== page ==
Today's climate and energy headlines:
- US oil price below zero for first time in history
- Four more EU nations back a green post-coronavirus recovery
- Renewables agency charts path to zero-carbon energy system by 2050
- Summer's bushfires released more CO2 than Australia does in a year
- This Earth Day, we should repent
- Yes, climate change can affect extreme weather – but there is still a lot to learn
- Are we really heading for a greener future?
- Drought less predictable under declining future snowpack
- A holistic analysis of passenger travel energy and greenhouse gas intensities
- Eurasian Ice Sheet collapse was a major source of Meltwater Pulse 1A 14,600 years ago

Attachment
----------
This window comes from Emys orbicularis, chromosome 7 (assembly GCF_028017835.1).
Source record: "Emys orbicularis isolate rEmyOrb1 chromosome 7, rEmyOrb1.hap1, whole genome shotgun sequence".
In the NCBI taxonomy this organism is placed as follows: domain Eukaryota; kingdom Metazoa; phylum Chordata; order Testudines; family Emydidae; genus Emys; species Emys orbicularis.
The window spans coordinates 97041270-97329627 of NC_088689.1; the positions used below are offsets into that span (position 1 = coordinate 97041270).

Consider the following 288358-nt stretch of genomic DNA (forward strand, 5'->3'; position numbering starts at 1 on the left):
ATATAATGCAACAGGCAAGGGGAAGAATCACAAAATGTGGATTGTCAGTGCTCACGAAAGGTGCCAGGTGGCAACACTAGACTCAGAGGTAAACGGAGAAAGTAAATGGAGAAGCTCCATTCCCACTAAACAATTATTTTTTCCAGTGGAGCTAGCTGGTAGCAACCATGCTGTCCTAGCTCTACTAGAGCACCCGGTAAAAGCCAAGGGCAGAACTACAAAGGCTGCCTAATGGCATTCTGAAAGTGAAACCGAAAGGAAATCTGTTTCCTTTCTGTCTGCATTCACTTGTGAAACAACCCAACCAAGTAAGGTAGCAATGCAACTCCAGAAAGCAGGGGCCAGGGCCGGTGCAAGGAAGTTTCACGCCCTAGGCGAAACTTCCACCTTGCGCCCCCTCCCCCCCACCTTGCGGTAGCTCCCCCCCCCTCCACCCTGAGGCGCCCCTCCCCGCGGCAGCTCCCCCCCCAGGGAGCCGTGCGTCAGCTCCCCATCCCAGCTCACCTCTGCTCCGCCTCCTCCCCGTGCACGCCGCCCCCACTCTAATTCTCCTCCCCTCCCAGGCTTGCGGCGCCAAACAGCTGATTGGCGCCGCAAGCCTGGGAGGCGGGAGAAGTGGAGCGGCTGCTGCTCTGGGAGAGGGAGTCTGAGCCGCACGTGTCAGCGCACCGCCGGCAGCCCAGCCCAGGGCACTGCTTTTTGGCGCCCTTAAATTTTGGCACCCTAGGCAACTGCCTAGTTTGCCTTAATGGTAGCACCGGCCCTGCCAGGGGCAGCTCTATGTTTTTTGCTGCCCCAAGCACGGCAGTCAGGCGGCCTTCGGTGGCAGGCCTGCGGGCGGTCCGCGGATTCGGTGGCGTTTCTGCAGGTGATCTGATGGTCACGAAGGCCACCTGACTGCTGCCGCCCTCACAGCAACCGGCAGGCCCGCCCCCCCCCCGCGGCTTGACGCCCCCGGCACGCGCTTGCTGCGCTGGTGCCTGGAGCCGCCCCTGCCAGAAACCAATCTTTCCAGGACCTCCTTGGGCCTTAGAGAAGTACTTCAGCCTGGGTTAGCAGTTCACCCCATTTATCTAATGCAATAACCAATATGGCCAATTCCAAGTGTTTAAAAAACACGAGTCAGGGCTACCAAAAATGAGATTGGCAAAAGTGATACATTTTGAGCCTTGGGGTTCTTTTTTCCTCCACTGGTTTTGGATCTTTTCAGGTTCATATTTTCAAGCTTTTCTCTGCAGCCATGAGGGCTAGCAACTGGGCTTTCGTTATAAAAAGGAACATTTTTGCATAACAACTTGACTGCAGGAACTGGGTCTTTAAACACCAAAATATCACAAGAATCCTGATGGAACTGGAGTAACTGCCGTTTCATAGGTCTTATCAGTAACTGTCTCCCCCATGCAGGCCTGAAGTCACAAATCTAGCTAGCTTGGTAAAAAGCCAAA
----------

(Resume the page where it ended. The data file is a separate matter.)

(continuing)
Many publications worldwide report that the US oil price fell below zero for the first time in history yesterday, with the FT, the i newspaper and the Daily Telegraph carrying the story on their front pages. Driven by a fall in demand created by the coronavirus pandemic, the price plunge meant “producers [were] paying buyers to take [oil] off their hands”, the FT reports. It adds: “West Texas Intermediate, the US benchmark, traded as low as -$40.32 a barrel in a day of chaos in oil markets. The settlement price on Monday was -$37.63, compared to $18.27 on Friday.” The FT describes the price collapse as a “blow to [US President] Donald Trump”, who “has gone to great lengths to protect the oil sector, including backing moves by Opec [the Organization of the Petroleum Exporting Countries] and Russia to cut production and pledging support for the industry”. The price of US oil rose back above zero this morning, according to a second FT story. The Daily Telegraph adds that “such little oil is being used that the country is expected to run out of storage space within a fortnight”. Reuters reports that the Trump administration is to offer up empty barrels from its emergency oil stockpile as space dries up. The Hill reports that the administration is also “floating the idea” of paying oil companies to leave oil in the ground. Speaking to the Guardian, Brett Fleishman, from climate campaign group at 350.org, says: “We are experiencing an unparalleled upending in our economies. And it is time for the fossil fuel industry to recognise that, from now on, the cheapest and best place to store oil is in the ground.” Bloomberg notes that prices are low enough for climate activists to purchase pumping operations and “shut them down for good”. “Whether or not they should is an open question,” it adds. Axios reports that the plunge doesn’t mean people will be paid “to fill up their tanks”. This is because there are “several other layers of costs, including refinement, transportation and various state taxes” – meaning gasoline prices are unlikely to be affected, Axios says. In an explainer, the FT notes that US volatility will continue for as long as there is a mismatch between demand and production of oil. “Until the imbalance is fixed, prices will remain low and volatile, crippling the sector and forcing widespread distress on producers,” it says. Politico, Time and BBC News also have the story. For Vox, David Roberts argues that the collapse proves that coronavirus stimulus money “would be wasted on fossil fuels”.